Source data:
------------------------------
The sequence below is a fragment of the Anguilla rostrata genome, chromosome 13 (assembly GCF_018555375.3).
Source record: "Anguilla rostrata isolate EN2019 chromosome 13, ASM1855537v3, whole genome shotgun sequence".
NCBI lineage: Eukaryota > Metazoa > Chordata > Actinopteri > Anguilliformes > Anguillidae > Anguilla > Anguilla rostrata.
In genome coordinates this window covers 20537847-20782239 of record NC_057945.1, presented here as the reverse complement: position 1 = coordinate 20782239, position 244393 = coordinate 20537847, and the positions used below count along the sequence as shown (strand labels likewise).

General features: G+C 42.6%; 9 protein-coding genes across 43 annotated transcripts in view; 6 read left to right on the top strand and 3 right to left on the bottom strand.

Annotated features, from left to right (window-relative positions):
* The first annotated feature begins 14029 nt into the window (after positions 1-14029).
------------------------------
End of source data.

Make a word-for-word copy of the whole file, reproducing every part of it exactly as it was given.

The sequence below is a fragment of the Anguilla rostrata genome, chromosome 13 (assembly GCF_018555375.3).
Source record: "Anguilla rostrata isolate EN2019 chromosome 13, ASM1855537v3, whole genome shotgun sequence".
NCBI lineage: Eukaryota > Metazoa > Chordata > Actinopteri > Anguilliformes > Anguillidae > Anguilla > Anguilla rostrata.
In genome coordinates this window covers 20537847-20782239 of record NC_057945.1, presented here as the reverse complement: position 1 = coordinate 20782239, position 244393 = coordinate 20537847, and the positions used below count along the sequence as shown (strand labels likewise).

General features: G+C 42.6%; 9 protein-coding genes across 43 annotated transcripts in view; 6 read left to right on the top strand and 3 right to left on the bottom strand.

Annotated features, from left to right (window-relative positions):
* The first annotated feature begins 14029 nt into the window (after positions 1-14029).